This year marks the 150th anniversary of the Mexican army’s defeat of French troops at the Battle of Puebla on May 5, 1862, known colloquially today as Cinco de Mayo. It is now commemorated far north of the border, as Americans have embraced the date as a colorful celebration of Mexican art, food, and music.
Posts tagged ‘Frida Kahlo’
Located just blocks away from The Museum of Modern Art, the WISE program at the Midtown Community Courthouse (MCC) is the only comprehensive initiative in New York City for women over the age of 21 who have been arrested for prostitution-related offenses. As victims of physical and sexual violence, exploitation and human trafficking, many of these women lack both the fortitude and the support that they need to escape the cycle of re-arrest and re-victimization. WISE (the name is an acronym for Women’s Independence, Safety, and Empowerment) provides this support through individual and group counseling, as well as by teaching financial literacy to promote economic self-sufficiency.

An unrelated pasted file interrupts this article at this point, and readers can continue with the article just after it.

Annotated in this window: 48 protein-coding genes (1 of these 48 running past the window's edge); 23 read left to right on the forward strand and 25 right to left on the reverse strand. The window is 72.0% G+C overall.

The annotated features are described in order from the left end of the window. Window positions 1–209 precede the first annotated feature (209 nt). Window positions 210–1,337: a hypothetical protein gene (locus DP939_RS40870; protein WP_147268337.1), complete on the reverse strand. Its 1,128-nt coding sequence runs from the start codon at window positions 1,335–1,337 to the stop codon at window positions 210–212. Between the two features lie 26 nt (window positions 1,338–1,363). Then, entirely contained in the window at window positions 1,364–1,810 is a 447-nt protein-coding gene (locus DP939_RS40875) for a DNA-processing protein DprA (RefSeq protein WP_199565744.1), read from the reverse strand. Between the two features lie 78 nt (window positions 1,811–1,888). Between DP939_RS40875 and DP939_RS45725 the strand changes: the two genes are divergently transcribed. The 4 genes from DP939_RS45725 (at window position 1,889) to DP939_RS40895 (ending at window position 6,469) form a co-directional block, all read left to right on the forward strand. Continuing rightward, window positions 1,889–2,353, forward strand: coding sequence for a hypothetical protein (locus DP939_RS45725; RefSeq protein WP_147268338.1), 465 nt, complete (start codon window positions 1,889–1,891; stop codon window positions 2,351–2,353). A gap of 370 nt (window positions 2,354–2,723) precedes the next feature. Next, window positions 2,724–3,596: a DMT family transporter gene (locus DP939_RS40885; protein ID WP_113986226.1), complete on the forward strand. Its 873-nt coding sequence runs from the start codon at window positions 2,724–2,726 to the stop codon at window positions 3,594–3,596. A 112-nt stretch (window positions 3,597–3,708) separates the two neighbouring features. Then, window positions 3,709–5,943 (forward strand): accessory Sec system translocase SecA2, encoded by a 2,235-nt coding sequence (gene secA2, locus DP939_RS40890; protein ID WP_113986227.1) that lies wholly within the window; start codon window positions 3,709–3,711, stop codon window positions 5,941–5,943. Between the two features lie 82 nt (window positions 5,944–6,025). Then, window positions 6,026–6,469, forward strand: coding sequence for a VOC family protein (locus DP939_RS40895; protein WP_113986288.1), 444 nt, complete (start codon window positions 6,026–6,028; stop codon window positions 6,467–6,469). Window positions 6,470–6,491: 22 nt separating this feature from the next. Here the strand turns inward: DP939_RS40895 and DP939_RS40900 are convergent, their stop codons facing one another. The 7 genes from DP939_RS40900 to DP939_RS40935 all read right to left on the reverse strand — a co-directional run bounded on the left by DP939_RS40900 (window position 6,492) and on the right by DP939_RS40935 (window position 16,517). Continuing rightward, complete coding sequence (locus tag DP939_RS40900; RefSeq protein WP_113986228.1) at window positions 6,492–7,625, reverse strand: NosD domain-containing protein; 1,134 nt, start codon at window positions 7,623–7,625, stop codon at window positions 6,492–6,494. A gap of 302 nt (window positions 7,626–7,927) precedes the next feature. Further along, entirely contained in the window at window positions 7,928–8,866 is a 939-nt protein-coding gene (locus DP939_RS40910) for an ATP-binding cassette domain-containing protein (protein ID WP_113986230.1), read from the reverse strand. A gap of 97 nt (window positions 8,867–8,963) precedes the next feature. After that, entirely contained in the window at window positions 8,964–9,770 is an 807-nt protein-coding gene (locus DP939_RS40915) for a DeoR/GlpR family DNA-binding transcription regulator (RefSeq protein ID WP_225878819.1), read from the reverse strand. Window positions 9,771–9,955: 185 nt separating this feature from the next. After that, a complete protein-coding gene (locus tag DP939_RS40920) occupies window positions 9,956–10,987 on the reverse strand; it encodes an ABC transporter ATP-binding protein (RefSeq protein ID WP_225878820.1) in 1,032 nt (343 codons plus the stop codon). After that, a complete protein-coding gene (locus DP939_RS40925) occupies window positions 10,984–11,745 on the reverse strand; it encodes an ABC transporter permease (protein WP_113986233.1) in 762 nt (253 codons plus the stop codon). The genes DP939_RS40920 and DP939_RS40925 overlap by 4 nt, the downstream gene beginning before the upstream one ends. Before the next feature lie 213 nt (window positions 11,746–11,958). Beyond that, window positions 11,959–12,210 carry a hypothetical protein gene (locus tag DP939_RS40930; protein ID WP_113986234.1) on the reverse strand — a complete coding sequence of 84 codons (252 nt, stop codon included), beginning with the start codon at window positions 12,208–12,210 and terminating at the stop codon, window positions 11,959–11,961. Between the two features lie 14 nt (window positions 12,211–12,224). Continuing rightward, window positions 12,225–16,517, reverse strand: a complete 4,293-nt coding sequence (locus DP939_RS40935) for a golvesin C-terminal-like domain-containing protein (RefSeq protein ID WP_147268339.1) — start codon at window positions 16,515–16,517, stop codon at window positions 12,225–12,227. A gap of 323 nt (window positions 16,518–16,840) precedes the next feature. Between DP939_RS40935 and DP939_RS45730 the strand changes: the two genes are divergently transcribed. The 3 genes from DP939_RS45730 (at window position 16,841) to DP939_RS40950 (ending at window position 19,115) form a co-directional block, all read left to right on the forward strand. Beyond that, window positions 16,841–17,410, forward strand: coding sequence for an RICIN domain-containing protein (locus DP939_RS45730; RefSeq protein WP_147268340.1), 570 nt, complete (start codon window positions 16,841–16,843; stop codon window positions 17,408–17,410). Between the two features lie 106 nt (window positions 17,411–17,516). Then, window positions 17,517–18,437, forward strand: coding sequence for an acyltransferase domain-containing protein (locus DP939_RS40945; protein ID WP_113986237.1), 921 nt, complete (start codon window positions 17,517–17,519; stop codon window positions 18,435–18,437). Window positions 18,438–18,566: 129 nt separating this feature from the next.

When curators Leah Dickerman, Luis Pérez-Oramas, and I began to discuss our plans for creating a new gallery dedicated to Mexican Modernist art made in the 1930s and 1940s—which opened in May of this year—Frida Kahlo’s Fulang-Chang and I was one of the works we were determined to include. We were intent not only to show the painting, but also to display it alongside the mirror that Kahlo made to accompany it, for reasons I’ll elaborate on a bit later.
If you are interested in reproducing images from The Museum of Modern Art web site, please visit the Image Permissions page (www.moma.org/permissions). For additional information about using content from MoMA.org, please visit About this Site (www.moma.org/site).
© Copyright 2016 The Museum of Modern Art